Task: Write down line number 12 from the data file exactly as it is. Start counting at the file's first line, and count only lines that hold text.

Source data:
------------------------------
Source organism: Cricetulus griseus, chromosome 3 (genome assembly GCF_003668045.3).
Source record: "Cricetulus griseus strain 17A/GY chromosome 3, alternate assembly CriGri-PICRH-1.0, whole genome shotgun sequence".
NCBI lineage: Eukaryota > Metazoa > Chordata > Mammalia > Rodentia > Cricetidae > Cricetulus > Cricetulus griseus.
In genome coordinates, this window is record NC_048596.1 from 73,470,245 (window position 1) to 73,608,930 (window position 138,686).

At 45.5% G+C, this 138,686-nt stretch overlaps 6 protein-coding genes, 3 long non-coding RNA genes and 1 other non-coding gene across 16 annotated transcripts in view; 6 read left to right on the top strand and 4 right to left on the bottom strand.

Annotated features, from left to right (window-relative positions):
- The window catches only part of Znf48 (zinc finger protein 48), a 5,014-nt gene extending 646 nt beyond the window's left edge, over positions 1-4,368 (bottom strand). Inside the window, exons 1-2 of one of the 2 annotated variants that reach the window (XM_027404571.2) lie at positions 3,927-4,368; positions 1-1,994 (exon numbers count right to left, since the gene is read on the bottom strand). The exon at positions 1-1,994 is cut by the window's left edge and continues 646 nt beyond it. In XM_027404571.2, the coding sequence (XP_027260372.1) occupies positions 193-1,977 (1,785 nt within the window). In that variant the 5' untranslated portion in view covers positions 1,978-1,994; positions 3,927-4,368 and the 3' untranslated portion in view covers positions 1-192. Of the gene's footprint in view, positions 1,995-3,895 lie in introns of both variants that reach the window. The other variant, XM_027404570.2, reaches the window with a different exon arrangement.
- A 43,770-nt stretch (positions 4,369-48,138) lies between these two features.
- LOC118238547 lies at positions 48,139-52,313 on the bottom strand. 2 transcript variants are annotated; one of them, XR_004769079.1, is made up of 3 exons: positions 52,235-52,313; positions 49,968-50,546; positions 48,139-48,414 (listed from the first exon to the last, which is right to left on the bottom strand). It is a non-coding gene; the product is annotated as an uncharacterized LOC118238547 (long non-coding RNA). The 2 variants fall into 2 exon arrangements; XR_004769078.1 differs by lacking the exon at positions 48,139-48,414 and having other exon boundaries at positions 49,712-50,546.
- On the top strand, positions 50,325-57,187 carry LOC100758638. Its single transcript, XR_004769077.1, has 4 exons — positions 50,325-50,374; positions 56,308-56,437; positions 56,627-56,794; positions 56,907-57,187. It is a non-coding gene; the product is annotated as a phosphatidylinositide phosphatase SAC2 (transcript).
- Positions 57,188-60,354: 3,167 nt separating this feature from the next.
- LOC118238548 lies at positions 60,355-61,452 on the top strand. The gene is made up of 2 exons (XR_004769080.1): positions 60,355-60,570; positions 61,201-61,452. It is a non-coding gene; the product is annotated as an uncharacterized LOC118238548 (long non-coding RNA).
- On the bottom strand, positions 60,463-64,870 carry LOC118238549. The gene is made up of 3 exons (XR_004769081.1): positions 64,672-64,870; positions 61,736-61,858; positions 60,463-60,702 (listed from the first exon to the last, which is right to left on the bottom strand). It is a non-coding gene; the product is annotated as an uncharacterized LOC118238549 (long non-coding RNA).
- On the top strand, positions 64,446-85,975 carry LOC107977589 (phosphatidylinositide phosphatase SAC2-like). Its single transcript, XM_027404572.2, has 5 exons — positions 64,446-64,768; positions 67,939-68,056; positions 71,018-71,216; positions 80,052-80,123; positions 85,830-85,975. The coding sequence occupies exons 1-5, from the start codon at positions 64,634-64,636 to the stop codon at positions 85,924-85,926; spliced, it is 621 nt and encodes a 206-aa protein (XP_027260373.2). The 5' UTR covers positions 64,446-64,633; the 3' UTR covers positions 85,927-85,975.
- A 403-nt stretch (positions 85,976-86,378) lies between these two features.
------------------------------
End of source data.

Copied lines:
- LOC118238548 lies at positions 60,355-61,452 on the top strand. The gene is made up of 2 exons (XR_004769080.1): positions 60,355-60,570; positions 61,201-61,452. It is a non-coding gene; the product is annotated as an uncharacterized LOC118238548 (long non-coding RNA).